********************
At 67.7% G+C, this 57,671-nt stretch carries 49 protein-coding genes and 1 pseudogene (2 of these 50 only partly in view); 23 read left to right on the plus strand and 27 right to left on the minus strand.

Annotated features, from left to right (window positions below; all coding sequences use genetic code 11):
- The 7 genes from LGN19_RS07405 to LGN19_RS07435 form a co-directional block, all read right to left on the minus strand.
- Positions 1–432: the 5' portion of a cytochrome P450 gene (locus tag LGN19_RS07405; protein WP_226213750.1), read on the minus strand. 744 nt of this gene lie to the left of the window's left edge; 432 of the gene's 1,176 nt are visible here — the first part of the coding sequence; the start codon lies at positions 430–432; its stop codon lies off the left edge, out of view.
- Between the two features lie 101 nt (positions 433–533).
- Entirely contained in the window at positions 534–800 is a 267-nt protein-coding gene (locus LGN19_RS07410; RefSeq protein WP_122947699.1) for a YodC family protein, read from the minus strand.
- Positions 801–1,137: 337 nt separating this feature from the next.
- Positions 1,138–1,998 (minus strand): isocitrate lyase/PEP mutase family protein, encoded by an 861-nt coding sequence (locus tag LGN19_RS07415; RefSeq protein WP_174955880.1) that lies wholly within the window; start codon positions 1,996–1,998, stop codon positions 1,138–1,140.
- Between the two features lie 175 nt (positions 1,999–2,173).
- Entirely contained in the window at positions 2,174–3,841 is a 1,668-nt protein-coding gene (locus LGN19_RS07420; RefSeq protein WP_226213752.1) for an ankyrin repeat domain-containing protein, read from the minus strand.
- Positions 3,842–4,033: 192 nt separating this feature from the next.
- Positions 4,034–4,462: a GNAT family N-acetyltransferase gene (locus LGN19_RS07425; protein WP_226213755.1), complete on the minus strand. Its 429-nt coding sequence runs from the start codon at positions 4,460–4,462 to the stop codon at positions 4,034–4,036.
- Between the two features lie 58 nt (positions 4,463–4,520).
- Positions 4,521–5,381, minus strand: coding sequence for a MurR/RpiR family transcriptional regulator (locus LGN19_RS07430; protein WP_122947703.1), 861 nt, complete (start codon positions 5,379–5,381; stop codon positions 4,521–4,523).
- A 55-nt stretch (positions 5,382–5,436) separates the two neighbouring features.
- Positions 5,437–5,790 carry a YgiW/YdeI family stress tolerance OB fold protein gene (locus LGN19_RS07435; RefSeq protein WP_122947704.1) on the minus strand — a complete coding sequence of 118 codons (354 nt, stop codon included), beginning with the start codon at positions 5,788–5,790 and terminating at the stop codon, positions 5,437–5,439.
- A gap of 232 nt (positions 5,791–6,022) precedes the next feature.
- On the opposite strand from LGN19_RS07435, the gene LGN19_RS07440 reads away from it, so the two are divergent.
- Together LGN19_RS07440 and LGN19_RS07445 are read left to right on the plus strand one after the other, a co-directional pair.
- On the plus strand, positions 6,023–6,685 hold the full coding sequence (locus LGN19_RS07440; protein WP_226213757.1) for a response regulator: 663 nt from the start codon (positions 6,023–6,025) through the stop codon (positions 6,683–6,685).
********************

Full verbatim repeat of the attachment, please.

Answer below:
At 67.7% G+C, this 57,671-nt stretch carries 49 protein-coding genes and 1 pseudogene (2 of these 50 only partly in view); 23 read left to right on the plus strand and 27 right to left on the minus strand.

Annotated features, from left to right (window positions below; all coding sequences use genetic code 11):
- The 7 genes from LGN19_RS07405 to LGN19_RS07435 form a co-directional block, all read right to left on the minus strand.
- Positions 1–432: the 5' portion of a cytochrome P450 gene (locus tag LGN19_RS07405; protein WP_226213750.1), read on the minus strand. 744 nt of this gene lie to the left of the window's left edge; 432 of the gene's 1,176 nt are visible here — the first part of the coding sequence; the start codon lies at positions 430–432; its stop codon lies off the left edge, out of view.
- Between the two features lie 101 nt (positions 433–533).
- Entirely contained in the window at positions 534–800 is a 267-nt protein-coding gene (locus LGN19_RS07410; RefSeq protein WP_122947699.1) for a YodC family protein, read from the minus strand.
- Positions 801–1,137: 337 nt separating this feature from the next.
- Positions 1,138–1,998 (minus strand): isocitrate lyase/PEP mutase family protein, encoded by an 861-nt coding sequence (locus tag LGN19_RS07415; RefSeq protein WP_174955880.1) that lies wholly within the window; start codon positions 1,996–1,998, stop codon positions 1,138–1,140.
- Between the two features lie 175 nt (positions 1,999–2,173).
- Entirely contained in the window at positions 2,174–3,841 is a 1,668-nt protein-coding gene (locus LGN19_RS07420; RefSeq protein WP_226213752.1) for an ankyrin repeat domain-containing protein, read from the minus strand.
- Positions 3,842–4,033: 192 nt separating this feature from the next.
- Positions 4,034–4,462: a GNAT family N-acetyltransferase gene (locus LGN19_RS07425; protein WP_226213755.1), complete on the minus strand. Its 429-nt coding sequence runs from the start codon at positions 4,460–4,462 to the stop codon at positions 4,034–4,036.
- Between the two features lie 58 nt (positions 4,463–4,520).
- Positions 4,521–5,381, minus strand: coding sequence for a MurR/RpiR family transcriptional regulator (locus LGN19_RS07430; protein WP_122947703.1), 861 nt, complete (start codon positions 5,379–5,381; stop codon positions 4,521–4,523).
- A 55-nt stretch (positions 5,382–5,436) separates the two neighbouring features.
- Positions 5,437–5,790 carry a YgiW/YdeI family stress tolerance OB fold protein gene (locus LGN19_RS07435; RefSeq protein WP_122947704.1) on the minus strand — a complete coding sequence of 118 codons (354 nt, stop codon included), beginning with the start codon at positions 5,788–5,790 and terminating at the stop codon, positions 5,437–5,439.
- A gap of 232 nt (positions 5,791–6,022) precedes the next feature.
- On the opposite strand from LGN19_RS07435, the gene LGN19_RS07440 reads away from it, so the two are divergent.
- Together LGN19_RS07440 and LGN19_RS07445 are read left to right on the plus strand one after the other, a co-directional pair.
- On the plus strand, positions 6,023–6,685 hold the full coding sequence (locus LGN19_RS07440; protein WP_226213757.1) for a response regulator: 663 nt from the start codon (positions 6,023–6,025) through the stop codon (positions 6,683–6,685).